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Derby Mercury - 8 January 1851

MELANCHOLY EFFECTS OF INTEMPERANCE.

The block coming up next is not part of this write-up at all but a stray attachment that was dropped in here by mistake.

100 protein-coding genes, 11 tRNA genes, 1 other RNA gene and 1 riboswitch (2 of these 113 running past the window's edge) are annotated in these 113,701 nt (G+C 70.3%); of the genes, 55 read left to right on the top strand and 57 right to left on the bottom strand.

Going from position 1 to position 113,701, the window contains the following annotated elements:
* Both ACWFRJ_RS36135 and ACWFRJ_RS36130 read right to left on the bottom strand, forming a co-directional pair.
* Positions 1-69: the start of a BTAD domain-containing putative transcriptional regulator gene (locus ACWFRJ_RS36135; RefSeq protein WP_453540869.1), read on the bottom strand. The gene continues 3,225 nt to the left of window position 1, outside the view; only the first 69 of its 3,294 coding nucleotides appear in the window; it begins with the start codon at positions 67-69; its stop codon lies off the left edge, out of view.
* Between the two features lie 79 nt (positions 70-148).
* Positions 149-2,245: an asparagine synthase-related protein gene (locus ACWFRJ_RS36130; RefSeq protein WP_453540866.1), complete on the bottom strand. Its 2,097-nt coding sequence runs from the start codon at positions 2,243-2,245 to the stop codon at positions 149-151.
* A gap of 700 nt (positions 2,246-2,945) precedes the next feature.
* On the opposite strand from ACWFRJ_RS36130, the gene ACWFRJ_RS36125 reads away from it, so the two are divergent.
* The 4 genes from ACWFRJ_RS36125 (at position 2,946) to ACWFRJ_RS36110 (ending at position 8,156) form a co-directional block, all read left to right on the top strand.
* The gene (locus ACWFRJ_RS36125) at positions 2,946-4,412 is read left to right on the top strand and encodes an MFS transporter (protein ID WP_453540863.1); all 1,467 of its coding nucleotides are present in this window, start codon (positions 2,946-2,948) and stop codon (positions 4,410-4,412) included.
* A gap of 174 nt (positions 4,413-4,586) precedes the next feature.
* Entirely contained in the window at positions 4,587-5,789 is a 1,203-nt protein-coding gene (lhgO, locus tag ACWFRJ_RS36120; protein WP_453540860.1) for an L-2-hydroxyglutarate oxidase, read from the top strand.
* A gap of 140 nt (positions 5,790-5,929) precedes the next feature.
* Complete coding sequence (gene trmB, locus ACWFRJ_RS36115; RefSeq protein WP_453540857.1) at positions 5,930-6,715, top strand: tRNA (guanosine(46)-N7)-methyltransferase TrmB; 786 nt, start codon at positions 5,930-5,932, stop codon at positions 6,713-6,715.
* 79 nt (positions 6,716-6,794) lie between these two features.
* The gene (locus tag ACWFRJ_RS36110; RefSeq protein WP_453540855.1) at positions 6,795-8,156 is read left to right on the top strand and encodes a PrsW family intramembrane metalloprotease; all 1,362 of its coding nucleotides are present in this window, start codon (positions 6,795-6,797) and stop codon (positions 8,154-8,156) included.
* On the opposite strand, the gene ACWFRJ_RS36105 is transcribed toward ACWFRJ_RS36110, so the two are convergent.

On Monday last, at Shirley, an inquest was held before H. Mozley, Esq., on the body of William Greatorex, bricklayer, of that place. The deceased was a man of about 37 years of age, and appeared to have borne an excellent character as a workman and neighbour, but was unfortunately at times addicted to great intemperance. It appeared that he had received payment of few pounds on the previous Saturday for work he had lately completed; that he commenced on the Monday with drinking; that he had scarcely been out of a public-house, taking the round of the neighbouring villages, drinking at each of the public-houses, and finishing with that in his own parish on the Friday night. He was found on the following morning in the stable of the Saracen's Head, in Shirley, where it is supposed that he went to sleep for the night, but he was seized with a fit of apoplexy, and though he was not dead when found at 10 o'clock the next morning, so entirely had state of collapse taken place, that no human aid could restore The evidence of the medical man who was called to attend him and who was present at the inquest, with other witnesses, left no doubt that the poor man's death was caused by apoplexy brought on by a course of three or four days drinking. The jury returned a verdict of "Died in a fit of apoplexy." This is another of the melancholy effects of drinking which have occurred during a short period in the neighbourhood of Ashbourn.

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